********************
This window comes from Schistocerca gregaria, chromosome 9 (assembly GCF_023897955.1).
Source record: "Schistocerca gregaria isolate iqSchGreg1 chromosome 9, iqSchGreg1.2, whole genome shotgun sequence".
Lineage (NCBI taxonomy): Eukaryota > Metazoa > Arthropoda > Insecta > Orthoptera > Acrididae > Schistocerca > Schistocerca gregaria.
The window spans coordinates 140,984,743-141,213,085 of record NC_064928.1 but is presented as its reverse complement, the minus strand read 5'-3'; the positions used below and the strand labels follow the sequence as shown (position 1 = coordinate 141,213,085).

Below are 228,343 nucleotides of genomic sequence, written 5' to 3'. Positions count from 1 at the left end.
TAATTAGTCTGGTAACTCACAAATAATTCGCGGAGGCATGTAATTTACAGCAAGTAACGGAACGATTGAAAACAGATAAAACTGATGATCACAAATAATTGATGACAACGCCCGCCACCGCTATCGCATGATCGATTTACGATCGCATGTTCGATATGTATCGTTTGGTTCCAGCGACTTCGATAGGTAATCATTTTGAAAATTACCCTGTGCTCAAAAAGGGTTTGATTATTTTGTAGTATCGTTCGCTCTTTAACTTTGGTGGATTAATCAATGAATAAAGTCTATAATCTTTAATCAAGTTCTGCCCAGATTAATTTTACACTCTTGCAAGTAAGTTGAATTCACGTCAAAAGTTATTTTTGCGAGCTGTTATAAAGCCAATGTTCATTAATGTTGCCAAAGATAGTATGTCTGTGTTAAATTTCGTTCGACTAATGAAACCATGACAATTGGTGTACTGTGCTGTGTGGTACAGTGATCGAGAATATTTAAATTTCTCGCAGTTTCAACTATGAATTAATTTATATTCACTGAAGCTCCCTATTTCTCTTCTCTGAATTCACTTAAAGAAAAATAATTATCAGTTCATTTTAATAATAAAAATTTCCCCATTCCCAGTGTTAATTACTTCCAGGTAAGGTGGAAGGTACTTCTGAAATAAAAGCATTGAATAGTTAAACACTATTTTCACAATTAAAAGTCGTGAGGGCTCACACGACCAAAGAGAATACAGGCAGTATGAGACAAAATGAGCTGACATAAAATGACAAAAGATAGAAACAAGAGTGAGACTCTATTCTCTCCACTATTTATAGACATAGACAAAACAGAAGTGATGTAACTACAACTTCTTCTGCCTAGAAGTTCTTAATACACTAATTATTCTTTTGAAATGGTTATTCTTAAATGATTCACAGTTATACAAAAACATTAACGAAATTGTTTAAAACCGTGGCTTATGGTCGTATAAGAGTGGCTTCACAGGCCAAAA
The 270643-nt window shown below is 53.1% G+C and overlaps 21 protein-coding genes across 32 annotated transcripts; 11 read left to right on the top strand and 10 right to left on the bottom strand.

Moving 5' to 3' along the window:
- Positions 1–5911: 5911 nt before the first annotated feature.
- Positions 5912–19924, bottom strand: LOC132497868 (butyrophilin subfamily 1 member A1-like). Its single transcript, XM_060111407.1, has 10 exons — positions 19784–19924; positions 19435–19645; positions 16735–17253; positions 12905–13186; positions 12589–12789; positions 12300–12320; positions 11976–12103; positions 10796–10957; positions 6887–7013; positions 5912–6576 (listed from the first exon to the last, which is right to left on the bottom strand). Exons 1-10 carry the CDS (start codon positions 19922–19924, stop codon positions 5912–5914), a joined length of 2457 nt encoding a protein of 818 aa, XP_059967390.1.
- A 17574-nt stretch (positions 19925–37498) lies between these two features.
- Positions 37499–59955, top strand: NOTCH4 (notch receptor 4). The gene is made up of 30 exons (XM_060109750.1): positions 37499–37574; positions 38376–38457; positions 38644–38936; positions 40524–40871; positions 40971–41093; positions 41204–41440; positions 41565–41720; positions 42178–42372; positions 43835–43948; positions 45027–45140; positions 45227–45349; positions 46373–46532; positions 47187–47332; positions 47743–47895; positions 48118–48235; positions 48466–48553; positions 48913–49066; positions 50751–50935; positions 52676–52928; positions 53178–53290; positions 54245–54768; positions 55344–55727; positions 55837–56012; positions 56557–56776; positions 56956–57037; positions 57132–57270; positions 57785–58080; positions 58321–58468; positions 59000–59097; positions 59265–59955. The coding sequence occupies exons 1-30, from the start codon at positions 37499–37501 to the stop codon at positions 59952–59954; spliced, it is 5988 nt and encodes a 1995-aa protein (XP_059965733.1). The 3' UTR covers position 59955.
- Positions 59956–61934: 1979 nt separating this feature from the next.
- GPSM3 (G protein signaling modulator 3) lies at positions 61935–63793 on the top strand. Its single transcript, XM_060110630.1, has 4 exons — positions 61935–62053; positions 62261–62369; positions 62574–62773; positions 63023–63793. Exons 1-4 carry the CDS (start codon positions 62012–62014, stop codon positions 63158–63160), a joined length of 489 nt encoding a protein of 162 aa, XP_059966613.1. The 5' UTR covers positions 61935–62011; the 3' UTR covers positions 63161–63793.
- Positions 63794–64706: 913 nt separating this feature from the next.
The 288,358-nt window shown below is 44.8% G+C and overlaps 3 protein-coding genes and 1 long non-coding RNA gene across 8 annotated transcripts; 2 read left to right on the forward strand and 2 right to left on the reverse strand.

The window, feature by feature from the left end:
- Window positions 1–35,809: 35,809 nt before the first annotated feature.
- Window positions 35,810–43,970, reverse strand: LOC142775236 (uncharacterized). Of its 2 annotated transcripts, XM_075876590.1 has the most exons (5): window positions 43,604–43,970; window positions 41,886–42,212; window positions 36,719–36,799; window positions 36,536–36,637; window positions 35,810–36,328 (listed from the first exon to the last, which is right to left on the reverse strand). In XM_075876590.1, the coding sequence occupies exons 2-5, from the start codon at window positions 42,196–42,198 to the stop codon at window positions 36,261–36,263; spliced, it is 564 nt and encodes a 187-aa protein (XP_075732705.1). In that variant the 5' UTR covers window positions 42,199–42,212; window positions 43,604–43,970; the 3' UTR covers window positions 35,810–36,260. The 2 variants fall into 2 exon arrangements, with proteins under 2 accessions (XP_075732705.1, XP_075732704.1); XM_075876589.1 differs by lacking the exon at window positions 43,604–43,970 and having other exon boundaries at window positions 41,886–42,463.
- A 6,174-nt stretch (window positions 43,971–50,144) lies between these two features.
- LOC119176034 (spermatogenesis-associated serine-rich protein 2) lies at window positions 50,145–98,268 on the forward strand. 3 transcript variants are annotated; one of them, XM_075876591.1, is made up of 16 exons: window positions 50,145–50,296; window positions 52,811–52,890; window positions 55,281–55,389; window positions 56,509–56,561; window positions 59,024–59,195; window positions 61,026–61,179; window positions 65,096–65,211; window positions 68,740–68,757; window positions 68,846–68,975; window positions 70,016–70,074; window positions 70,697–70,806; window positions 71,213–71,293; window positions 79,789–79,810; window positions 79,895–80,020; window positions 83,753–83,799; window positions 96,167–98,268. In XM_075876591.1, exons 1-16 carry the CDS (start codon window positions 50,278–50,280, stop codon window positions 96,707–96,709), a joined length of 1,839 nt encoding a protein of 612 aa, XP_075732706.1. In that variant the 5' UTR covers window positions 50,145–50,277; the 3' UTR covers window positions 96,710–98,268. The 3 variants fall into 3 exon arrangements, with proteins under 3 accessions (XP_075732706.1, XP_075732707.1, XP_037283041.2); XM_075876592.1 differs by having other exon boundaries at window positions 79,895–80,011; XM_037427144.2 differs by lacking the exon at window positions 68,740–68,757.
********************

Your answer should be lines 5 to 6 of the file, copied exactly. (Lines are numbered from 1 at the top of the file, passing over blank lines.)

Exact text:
Below are 228,343 nucleotides of genomic sequence, written 5' to 3'. Positions count from 1 at the left end.
TAATTAGTCTGGTAACTCACAAATAATTCGCGGAGGCATGTAATTTACAGCAAGTAACGGAACGATTGAAAACAGATAAAACTGATGATCACAAATAATTGATGACAACGCCCGCCACCGCTATCGCATGATCGATTTACGATCGCATGTTCGATATGTATCGTTTGGTTCCAGCGACTTCGATAGGTAATCATTTTGAAAATTACCCTGTGCTCAAAAAGGGTTTGATTATTTTGTAGTATCGTTCGCTCTTTAACTTTGGTGGATTAATCAATGAATAAAGTCTATAATCTTTAATCAAGTTCTGCCCAGATTAATTTTACACTCTTGCAAGTAAGTTGAATTCACGTCAAAAGTTATTTTTGCGAGCTGTTATAAAGCCAATGTTCATTAATGTTGCCAAAGATAGTATGTCTGTGTTAAATTTCGTTCGACTAATGAAACCATGACAATTGGTGTACTGTGCTGTGTGGTACAGTGATCGAGAATATTTAAATTTCTCGCAGTTTCAACTATGAATTAATTTATATTCACTGAAGCTCCCTATTTCTCTTCTCTGAATTCACTTAAAGAAAAATAATTATCAGTTCATTTTAATAATAAAAATTTCCCCATTCCCAGTGTTAATTACTTCCAGGTAAGGTGGAAGGTACTTCTGAAATAAAAGCATTGAATAGTTAAACACTATTTTCACAATTAAAAGTCGTGAGGGCTCACACGACCAAAGAGAATACAGGCAGTATGAGACAAAATGAGCTGACATAAAATGACAAAAGATAGAAACAAGAGTGAGACTCTATTCTCTCCACTATTTATAGACATAGACAAAACAGAAGTGATGTAACTACAACTTCTTCTGCCTAGAAGTTCTTAATACACTAATTATTCTTTTGAAATGGTTATTCTTAAATGATTCACAGTTATACAAAAACATTAACGAAATTGTTTAAAACCGTGGCTTATGGTCGTATAAGAGTGGCTTCACAGGCCAAAA